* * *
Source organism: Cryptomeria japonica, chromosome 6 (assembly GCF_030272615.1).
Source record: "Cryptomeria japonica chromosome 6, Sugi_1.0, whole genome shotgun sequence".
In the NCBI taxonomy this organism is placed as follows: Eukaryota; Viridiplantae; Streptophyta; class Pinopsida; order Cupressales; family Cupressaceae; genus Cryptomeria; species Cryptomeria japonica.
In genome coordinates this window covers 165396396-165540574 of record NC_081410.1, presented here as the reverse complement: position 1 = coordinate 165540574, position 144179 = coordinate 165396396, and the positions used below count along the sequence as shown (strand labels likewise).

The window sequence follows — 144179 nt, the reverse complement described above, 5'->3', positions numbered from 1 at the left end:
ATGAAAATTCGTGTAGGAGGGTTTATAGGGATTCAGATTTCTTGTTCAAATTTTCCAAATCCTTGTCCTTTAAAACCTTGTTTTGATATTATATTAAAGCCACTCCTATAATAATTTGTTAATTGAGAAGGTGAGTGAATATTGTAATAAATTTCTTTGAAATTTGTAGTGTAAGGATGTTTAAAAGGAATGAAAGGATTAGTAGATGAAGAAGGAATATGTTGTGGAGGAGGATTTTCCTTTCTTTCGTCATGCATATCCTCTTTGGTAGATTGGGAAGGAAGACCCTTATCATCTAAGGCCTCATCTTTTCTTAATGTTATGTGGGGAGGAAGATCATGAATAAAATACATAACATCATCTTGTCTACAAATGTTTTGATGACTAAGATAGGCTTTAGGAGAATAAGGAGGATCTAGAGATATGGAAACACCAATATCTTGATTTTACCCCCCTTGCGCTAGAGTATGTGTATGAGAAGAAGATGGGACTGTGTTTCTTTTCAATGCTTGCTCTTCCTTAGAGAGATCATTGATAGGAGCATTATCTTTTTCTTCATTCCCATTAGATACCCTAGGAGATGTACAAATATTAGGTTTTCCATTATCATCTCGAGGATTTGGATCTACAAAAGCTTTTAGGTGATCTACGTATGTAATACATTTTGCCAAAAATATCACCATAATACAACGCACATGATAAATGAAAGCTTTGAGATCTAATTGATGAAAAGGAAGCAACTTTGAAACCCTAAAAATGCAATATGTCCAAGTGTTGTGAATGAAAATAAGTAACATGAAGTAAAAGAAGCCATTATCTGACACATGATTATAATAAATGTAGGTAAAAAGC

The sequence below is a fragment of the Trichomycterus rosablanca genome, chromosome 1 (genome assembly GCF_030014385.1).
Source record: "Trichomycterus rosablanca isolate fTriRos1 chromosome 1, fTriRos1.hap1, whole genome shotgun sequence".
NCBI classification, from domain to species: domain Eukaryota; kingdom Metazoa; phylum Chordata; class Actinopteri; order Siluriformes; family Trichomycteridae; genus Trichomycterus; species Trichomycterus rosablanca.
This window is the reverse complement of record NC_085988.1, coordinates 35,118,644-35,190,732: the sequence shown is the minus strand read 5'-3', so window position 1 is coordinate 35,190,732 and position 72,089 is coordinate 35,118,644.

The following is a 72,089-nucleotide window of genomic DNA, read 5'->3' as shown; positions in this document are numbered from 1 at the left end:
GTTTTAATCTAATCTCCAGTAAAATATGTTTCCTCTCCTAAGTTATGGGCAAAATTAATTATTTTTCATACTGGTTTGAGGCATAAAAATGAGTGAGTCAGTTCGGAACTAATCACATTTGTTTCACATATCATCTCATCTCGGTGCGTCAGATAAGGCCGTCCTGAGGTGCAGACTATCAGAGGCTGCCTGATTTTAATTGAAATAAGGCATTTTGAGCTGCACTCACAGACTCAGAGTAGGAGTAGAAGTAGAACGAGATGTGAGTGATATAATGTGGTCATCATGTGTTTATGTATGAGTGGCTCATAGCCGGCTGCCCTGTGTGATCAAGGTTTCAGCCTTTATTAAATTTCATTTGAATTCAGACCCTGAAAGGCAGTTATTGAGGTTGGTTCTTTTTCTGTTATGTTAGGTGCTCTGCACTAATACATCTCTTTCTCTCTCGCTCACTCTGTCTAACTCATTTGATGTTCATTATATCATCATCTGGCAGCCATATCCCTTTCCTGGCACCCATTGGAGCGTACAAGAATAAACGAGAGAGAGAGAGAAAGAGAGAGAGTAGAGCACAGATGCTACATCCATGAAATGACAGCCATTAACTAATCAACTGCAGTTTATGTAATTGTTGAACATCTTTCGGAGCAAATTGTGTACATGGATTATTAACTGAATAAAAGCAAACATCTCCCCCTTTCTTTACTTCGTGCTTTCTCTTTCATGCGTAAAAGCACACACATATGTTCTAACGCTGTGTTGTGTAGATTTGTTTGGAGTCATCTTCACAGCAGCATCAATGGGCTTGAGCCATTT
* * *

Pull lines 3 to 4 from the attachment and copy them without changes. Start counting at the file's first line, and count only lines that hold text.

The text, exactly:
In the NCBI taxonomy this organism is placed as follows: Eukaryota; Viridiplantae; Streptophyta; class Pinopsida; order Cupressales; family Cupressaceae; genus Cryptomeria; species Cryptomeria japonica.
In genome coordinates this window covers 165396396-165540574 of record NC_081410.1, presented here as the reverse complement: position 1 = coordinate 165540574, position 144179 = coordinate 165396396, and the positions used below count along the sequence as shown (strand labels likewise).